November 29, 1633 is the founding date for the Company of the Daughters of Charity. The image seen here includes the names of the first Sisters. The first Sister on the list, Marguerite Naseau, had died in 1633, but Vincent de Paul and Louise de Marillac, the founders of the Community, considered Marguerite Naseau to be the first Daughter of Charity. Vincent speaks of Marguerite Naseau in his Conference of February 13, 1646:
“The first of these Sisters was a poor young woman from the country; I have to tell you this, Sisters, to let you see the Providence of God, who willed that your Company be composed of poor women, either by birth or by the choice they would make of poverty; yes, Sisters, I say poor women because you must be so in reality. This poor young woman had given herself to God to instruct, to the best of her knowledge, the children of her village and, while tending cattle, had learned to read almost on her own, for no one had taught her. She would stop a passerby and ask, ‘Monsieur, please tell me what these letters are, what this word means,’ and in this way she taught herself in order to teach others.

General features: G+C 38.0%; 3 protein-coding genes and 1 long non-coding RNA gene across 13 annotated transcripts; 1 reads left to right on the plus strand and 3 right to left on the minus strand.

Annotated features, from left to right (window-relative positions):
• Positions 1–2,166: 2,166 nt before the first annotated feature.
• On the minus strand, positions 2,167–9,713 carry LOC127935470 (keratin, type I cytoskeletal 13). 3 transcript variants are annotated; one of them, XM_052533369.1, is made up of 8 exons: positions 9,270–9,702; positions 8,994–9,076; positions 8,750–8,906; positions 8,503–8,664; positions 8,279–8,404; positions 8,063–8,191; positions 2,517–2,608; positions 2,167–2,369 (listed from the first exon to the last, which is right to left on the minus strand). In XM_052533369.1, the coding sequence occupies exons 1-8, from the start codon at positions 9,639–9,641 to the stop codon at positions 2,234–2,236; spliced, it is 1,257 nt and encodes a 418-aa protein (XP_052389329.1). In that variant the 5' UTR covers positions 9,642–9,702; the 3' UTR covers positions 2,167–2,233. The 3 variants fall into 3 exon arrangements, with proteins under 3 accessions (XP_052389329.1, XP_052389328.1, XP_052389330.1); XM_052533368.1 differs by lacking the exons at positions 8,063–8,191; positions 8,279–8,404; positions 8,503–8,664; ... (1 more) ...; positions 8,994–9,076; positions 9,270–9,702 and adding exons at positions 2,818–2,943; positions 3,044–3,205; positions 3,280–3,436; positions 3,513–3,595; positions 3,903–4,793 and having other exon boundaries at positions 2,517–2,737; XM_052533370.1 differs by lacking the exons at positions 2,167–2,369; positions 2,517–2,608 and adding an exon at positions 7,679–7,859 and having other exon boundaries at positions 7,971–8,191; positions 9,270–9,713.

“Whenever she learned something, she taught her companions. We went to that place to give a mission, and God soon showed that this didn’t displease Him. When this dear young woman heard that people were looking after the sick in Paris, she wanted to serve them.We had her come here, and she was placed under the direction of Mlle Le Gras [Louise de Marillac] and at the service of the sick poor in Saint-Nicolas-du-Chardonnet parish. A short time later she caught the plague and died at Saint-Louis Hospital. The Sister who was serving the sick at Saint-Sauveur took her place.
“And that, Sisters, was the beginning of your Company. As it wasn’t then what it is now, there’s reason to believe that it’s still not what it will be when God has perfected it as He wants it.”
(Translation by Sister Marie Poole, D.C., in Vincent de Paul, Correspondence, Conferences, and Documents, Volume 9).